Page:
Instead of using a formal writing program, I give focused writing guidance in a casual manner as my children encounter the need to write in school or in their personal lives. I try to be patient and not frustrate my children in this area, understanding that learning how to express oneself gets easier as children get older. They also naturally pick up on proper spelling and punctation as they spend years reading books, magazines, Web pages, signage, mail, directions, computer programs, etc.

     First and always, focus on communication in writing.

     Writing instruction should always promote thinking and content above all else. I work with my children on meaningful communication first and only add in punctuation, spelling, syntax, and structure as needed to bring clarity to their writing as they get older.

     In school assignments, I don’t expect my children to write well-punctuated and well-structured sentences until their high school years. Prior to that time, I focus on WHAT my children say, not HOW they say it. This will pay big dividends later on when college professors and bosses are expecting written answers that have clearly-stated information and meaning.

     If my students haven’t naturally picked up on basic and necessary punctuation and writing style rules by high school, I will add in some editing curriculum for reinforcement. A workbook series I like is Daily Paragraph Editing by Evan-Moor Publisher, but there are many others. I assign my high school students one review page in the Grade 5 or Grade 6 book each day and they know everything they need to know about English “mechanics” in about five minutes a day spent over the course of one semester, even if they have never formerly studied English composition and rules in previous years.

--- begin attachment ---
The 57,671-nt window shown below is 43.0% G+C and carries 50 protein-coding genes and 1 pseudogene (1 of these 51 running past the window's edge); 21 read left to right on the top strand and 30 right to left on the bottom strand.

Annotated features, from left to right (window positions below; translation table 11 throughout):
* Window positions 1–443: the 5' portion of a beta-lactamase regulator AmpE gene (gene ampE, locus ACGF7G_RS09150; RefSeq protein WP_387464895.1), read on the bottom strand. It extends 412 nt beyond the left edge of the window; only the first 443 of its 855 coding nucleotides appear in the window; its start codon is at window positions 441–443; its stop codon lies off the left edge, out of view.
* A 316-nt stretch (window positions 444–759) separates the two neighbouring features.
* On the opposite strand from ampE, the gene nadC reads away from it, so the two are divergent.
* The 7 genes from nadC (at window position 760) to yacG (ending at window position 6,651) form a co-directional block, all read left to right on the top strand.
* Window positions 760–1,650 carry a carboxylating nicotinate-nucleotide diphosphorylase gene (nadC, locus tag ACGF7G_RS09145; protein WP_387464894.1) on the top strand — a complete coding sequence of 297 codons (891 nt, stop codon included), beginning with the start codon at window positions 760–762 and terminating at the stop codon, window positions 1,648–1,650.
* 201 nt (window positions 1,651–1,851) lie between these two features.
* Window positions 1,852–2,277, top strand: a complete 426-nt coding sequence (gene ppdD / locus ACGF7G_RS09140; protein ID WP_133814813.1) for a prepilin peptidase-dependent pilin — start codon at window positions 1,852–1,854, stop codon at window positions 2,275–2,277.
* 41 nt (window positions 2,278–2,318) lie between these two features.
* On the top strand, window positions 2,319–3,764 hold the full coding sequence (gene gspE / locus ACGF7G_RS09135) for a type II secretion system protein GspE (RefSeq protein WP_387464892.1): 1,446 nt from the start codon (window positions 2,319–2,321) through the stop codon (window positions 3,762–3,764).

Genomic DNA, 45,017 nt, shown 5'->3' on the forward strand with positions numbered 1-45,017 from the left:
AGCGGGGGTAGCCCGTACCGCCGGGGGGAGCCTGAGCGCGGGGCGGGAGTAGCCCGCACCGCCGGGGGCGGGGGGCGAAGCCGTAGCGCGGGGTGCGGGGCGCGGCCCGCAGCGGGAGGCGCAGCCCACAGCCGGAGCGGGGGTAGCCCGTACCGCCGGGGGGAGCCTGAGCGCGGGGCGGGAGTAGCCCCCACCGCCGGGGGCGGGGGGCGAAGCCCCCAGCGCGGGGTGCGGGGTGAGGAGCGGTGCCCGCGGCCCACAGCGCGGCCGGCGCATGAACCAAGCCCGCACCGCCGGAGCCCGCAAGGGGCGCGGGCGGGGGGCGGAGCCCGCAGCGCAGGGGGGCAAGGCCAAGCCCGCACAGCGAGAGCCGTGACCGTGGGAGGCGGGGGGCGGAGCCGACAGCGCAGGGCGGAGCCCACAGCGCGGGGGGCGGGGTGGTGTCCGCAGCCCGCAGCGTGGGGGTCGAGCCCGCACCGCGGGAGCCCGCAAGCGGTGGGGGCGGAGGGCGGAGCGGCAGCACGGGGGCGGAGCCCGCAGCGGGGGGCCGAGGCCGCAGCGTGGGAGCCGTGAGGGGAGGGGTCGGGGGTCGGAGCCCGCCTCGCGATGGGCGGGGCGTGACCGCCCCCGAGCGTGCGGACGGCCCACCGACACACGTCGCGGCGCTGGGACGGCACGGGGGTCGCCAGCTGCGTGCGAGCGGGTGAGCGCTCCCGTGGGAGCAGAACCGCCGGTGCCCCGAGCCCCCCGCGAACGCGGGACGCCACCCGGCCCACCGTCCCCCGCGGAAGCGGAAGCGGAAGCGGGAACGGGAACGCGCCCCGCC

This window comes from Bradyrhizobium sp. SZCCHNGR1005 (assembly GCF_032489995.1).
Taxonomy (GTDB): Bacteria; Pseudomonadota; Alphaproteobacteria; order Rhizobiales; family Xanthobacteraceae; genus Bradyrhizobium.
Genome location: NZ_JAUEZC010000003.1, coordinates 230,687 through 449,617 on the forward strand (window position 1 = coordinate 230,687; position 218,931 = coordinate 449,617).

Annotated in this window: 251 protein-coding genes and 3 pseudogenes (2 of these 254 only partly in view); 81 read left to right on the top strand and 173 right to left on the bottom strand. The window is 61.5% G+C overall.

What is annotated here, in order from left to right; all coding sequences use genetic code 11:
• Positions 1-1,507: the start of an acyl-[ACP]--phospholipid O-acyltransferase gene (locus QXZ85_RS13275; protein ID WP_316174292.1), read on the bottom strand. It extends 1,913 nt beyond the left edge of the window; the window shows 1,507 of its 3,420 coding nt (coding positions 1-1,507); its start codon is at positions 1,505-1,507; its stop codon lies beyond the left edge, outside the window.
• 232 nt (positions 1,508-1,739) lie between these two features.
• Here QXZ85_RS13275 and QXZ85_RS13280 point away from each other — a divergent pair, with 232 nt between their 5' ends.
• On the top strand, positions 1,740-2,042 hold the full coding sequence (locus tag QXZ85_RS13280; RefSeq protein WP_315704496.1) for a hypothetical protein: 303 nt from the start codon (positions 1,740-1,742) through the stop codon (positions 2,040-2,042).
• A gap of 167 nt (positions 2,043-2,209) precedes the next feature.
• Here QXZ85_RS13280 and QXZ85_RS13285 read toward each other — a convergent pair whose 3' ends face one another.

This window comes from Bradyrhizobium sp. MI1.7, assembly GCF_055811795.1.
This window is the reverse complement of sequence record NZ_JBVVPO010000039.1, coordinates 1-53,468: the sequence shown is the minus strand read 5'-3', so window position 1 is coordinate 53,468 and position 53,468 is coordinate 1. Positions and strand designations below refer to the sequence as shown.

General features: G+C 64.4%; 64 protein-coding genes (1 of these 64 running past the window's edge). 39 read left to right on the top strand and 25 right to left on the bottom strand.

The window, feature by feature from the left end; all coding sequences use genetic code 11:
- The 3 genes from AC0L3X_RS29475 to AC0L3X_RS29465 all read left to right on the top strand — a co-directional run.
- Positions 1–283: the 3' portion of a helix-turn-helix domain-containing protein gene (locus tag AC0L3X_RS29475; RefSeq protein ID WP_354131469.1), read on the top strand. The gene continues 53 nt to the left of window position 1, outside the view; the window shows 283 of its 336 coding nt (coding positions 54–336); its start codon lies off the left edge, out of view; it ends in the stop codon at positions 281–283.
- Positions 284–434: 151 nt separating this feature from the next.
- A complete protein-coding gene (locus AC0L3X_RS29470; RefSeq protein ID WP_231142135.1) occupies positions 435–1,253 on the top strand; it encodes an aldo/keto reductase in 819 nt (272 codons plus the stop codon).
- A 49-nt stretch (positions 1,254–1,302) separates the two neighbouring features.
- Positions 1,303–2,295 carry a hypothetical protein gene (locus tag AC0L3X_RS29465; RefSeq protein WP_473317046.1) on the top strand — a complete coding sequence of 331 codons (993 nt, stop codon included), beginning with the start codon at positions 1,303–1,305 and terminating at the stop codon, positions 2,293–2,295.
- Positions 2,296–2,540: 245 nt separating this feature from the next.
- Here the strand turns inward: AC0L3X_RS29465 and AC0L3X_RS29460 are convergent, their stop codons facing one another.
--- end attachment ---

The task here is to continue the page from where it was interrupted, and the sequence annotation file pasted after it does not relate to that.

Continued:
In addition to the workbook reinforcement of practical writing rules, I also spend some time preparing my high school students for the English section of the ACT/SAT college entrance exams. I use workbooks tailored for the college tests for this. They do an excellent job of not only reinforcing the English rules tested on the exams, but also giving students extremely valuable hints and tricks about how to ace this section of the exam. In my opinion, the English section of the college entrance exams is the easiest section because all the writing expectations and rules can be memorized and learned a few days before the test. My children have all done well on the writing section of the ACT/SAT and I give most of the credit for this to the focused test prep we have done just prior to taking the test.

     Pay attention to punctuation, but ignore grammar.